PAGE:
With the FIFA World Cup coming later this year, as well as the ongoing league matches all around the world from the Indian Super League to the English Premier League, it’s high time to learn some soccer terms. For those trying to get into the sport and even for those who need a refresher on the terms and terminology used in international soccer, this article hopes to clarify some jargon soccer fans and readers might have come across in matches, re-caps, and even in other articles, and to help them understand the language surrounding the culture of soccer.
Understanding International Soccer Terms
International soccer terminology can be confusing for those who are not familiar with the sport. The language used in games originated from Europe, where the game of soccer proliferated and grew into the worldwide institution it is today. In order to help new and old soccer fans understand the game a little better, here is a glossary of terms most commonly used in games:
Back Four – A back four is a defensive formation made up of four players.
Brace – A brace is when a player scores two goals in one game.
Cleat – A cleat is a metal or plastic spike that is attached to the bottom of a player’s shoe in order to provide extra traction when playing on grass or turf.
Clean Sheet – A clean sheet is a statistic in association football that refers to a goalkeeper or defender who has not let in any goals during a match. This is usually credited to the entire team, though individual players may be credited with one should they make an important save.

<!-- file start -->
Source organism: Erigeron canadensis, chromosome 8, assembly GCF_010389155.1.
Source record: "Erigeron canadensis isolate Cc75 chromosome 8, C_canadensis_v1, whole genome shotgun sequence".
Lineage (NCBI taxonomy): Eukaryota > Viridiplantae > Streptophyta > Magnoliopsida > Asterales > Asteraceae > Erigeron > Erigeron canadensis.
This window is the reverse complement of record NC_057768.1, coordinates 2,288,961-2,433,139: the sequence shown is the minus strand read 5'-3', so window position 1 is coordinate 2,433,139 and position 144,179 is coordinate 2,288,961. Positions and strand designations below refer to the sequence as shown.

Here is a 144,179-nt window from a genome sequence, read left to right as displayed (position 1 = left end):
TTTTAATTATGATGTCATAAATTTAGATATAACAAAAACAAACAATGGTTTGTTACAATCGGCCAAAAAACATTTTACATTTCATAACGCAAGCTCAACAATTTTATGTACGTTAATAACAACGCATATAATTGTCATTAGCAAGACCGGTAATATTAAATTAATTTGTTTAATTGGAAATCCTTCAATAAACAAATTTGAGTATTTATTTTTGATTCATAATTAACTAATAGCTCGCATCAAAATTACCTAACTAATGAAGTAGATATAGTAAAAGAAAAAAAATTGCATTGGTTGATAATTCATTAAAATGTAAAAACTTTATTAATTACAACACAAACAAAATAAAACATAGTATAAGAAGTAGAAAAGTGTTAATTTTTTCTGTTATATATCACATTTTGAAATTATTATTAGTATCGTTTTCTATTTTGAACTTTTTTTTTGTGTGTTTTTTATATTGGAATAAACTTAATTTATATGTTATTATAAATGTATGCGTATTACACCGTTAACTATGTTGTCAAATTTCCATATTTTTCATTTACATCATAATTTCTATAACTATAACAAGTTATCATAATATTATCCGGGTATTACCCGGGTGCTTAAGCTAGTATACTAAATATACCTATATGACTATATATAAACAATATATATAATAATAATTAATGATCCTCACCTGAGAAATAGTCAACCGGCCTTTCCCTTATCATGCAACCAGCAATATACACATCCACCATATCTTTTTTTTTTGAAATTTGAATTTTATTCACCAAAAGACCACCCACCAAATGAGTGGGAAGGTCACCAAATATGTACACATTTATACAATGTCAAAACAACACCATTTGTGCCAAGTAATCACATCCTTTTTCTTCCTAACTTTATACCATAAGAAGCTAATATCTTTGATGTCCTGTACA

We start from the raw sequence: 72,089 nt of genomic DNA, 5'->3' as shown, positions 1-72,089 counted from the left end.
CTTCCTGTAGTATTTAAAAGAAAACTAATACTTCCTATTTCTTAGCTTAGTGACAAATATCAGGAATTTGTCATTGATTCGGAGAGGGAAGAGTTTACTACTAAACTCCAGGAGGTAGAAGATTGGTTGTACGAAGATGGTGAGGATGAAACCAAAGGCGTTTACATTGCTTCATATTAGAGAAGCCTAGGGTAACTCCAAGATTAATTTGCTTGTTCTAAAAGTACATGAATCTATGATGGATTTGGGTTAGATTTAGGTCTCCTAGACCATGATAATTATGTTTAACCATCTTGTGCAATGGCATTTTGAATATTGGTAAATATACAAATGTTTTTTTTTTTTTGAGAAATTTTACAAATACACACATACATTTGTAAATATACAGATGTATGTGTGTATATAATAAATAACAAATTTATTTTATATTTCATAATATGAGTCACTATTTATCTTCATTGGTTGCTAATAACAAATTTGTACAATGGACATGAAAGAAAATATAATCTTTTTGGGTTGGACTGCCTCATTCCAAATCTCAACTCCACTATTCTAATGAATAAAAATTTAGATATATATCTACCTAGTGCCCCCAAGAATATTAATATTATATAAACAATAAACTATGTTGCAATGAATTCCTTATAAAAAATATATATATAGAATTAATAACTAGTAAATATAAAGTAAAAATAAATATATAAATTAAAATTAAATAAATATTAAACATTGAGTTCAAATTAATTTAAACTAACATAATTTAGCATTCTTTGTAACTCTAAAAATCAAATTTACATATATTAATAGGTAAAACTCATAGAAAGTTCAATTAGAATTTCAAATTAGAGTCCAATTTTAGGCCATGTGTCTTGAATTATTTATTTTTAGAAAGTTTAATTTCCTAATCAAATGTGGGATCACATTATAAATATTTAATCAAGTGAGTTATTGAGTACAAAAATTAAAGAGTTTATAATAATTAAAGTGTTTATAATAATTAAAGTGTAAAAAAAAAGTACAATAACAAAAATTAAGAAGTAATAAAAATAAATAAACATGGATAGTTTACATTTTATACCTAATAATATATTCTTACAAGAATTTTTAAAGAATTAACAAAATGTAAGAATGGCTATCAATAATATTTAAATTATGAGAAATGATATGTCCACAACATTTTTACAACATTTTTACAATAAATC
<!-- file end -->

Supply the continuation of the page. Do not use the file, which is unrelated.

Corner kick – A corner kick is an attacking move that takes place when the ball goes out of bounds near one of the corners of the pitch. The attacking team will send one of its players to kick the ball back into play from the corner.
Cross – A cross is a type of pass that is played by sending the ball diagonally towards the penalty area in order to create a scoring opportunity for one of your teammates.
Crossbar – Horizontal bar that stretches across the top of the goal frame. If a ball hits the crossbar and goes over the goal line, it is considered a goal.
Defender – The player who is positioned in front of the goal to prevent the opposing team from scoring. There are different types of defenders, including centre-backs and full-backs.
Forward – A forward is a player who specialises in attacking the other team’s goal. They are often the most skilled players on the field and need to be able to shoot accurately and pass skillfully. Forwards work together with the other players on their team to create chances for scoring goals.
Flop – This is a term used to describe a player’s exaggerated response to being touched by an opponent. Also known as “dive.” This is often done in an attempt to get the other player penalised to get a free-kick.
Foul – A foul is an illegal move that is made by a player in order to gain an advantage over their opponent. Fouls can result in a free-kick, penalty kick, or even a red card.
Goalkeeper – The goalkeeper is the player who defends the team’s goal and is responsible for making saves. He or she is usually the tallest and strongest player on the team.